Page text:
Last month, Sunny Workman and Missy Kittrell were on the trails at Oak Mountain State Park south of Birmingham. They’re ultra trail runners and are at the park four or five days a week. Workman says they came upon a man on the trail.
“[He was] pushing what appeared to be a stroller,” says Workman. “We just looked at each other like, oh no, he’s lost. He really doesn’t know what he’s doing.”
But he wasn’t lost and it wasn’t exactly a stroller. He pushed it like a lawnmower. It had gadgets attached to the frame and a laptop between the handles.
“When we saw all the equipment we were like, why is Google Earth out here?” says Workman.
The man pushing the stroller, Nathan Tolbert, wasn’t from Google either. He’s with Beneficial Designs Inc. It’s a firm in Nevada.
He was carefully mapping the trail, but not merely logging the route. Tolbert records information such as the grade, elevation changes, the width of the pathway, the surface hardness, and notable obstructions.
It’s tough work as Tolbert and a partner push the equipment over 38 miles of trails.
“Because you have to muscle this thing around and get it up and down and hold it and control your laptop at the same time,” says Tolbert. “And then with the cart when you’re on rugged terrain, trying to muscle that thing up and down and going over rocks. It ends up being a full body workout.”
Tolbert’s effort is part of a pilot project led by the Birmingham-based Lakeshore Foundation. The organization promotes physical activity among physically disabled individuals. This detailed information about the trails could be very helpful to those who do use a wheelchair or have limited mobility.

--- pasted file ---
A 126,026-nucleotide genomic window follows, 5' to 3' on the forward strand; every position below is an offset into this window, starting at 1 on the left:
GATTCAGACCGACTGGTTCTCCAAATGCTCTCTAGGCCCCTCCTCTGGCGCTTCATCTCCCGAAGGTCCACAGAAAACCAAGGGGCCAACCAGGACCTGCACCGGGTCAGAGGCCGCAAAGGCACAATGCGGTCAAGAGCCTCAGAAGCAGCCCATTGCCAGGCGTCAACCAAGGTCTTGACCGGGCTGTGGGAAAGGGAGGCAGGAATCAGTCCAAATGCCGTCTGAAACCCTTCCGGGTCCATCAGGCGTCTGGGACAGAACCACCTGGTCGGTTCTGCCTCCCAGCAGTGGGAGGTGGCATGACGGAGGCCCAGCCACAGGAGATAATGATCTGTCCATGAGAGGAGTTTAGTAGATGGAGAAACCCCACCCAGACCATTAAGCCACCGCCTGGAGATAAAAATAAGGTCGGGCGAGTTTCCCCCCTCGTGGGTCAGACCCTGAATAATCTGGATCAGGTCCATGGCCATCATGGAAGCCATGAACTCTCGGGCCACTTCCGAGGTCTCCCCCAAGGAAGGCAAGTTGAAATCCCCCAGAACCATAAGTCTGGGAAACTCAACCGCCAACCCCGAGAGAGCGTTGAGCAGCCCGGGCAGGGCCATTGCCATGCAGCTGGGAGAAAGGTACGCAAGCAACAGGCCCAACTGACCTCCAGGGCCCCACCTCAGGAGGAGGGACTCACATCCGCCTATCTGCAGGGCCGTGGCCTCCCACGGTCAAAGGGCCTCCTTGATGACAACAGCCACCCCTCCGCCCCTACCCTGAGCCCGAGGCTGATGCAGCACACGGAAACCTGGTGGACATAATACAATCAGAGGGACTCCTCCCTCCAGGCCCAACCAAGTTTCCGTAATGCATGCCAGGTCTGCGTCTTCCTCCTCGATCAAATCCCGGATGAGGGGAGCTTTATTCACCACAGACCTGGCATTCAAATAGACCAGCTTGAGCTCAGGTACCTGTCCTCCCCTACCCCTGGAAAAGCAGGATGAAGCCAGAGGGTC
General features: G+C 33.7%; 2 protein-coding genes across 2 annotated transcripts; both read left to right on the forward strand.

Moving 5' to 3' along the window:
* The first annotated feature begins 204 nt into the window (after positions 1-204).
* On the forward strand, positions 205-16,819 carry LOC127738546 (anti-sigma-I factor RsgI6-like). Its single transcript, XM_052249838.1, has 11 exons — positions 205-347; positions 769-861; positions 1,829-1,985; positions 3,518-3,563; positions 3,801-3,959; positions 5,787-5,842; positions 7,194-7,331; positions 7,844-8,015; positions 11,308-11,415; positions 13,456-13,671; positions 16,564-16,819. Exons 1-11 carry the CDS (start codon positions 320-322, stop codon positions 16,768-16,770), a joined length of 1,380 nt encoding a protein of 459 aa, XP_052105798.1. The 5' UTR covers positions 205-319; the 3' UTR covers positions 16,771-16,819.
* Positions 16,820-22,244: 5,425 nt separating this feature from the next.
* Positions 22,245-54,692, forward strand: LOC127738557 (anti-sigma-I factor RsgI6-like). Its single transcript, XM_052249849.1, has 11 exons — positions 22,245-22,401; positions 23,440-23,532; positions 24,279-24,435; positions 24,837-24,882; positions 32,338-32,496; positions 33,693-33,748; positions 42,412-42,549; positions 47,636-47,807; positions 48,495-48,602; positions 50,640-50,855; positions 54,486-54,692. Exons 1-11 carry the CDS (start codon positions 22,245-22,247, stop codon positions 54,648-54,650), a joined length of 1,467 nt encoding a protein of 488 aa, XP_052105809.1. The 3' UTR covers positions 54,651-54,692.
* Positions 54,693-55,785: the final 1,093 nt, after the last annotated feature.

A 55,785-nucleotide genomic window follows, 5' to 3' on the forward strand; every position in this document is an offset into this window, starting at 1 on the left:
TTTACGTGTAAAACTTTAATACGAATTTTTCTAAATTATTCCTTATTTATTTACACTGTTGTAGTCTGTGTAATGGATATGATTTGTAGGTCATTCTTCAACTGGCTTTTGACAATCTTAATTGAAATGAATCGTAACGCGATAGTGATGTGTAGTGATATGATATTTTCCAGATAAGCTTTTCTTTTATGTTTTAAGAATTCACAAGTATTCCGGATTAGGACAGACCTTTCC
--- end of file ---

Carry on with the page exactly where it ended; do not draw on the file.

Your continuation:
People such as Karin Korb.
She’s a policy coordinator at the Lakeshore Foundation and loves being outdoors. She’s also a wheelchair user. Korb says there are extra considerations she has when going on a hike.
“What’s the terrain going to be like? Can I access it with my chair? Is it going to be super hilly? Or what’s the slope? Is it going to be rocky? Is it going to be flat? Is it going to be sandy?” says Korb. “Because if I know, then I can be more prepared.”
For instance, she can switch the tires on her chair to ones that are hard, not filled with air. If she knows a trail isn’t wide enough to accommodate her chair, she can plan accordingly.
“If there was a sign that says, hey, this is a two-point-five percent grade, then I know that it is going to be what we consider fairly flat,” says Korb. “I’m cool with that.”
That’s where this project leads. All that mapping information will be distilled down into signs that are kind of like a nutritional label for each trail. It’s a lot more detail and a lot more helpful than simple descriptions of easy, medium or difficult and all in an effort to make the trails at Oak Mountain more accessible.
The focus may be those with physical disabilities but organizers say the information is helpful for anyone planning a hike. Nathan Tolbert says his requirements are different from a wheelchair user but still can be informed by the trail mapping.
“When I go out with my son, I want somewhere that’s short and has maybe a destination along the way, a creek passing, not too steep and not too soft,” says Tolbert. “Otherwise, he’s going to be tired and I’m going to be carrying him.”
Ultra trail runners Missy Kittrell and Sunny Workman say they know the park pretty well but it will be helpful to have accurate measurements for the trail.
The $48,000 dollar project is supported by Lakeshore along with grants from the federal government and the Munson Foundation, a group that’s given to environmental causes. The money goes to purchase mapping equipment, plus a program to train people in Alabama so other trails can be mapped.
And those trail nutritional labels for Oak Mountain State Park, a.k.a. the signs, are expected to go up next month.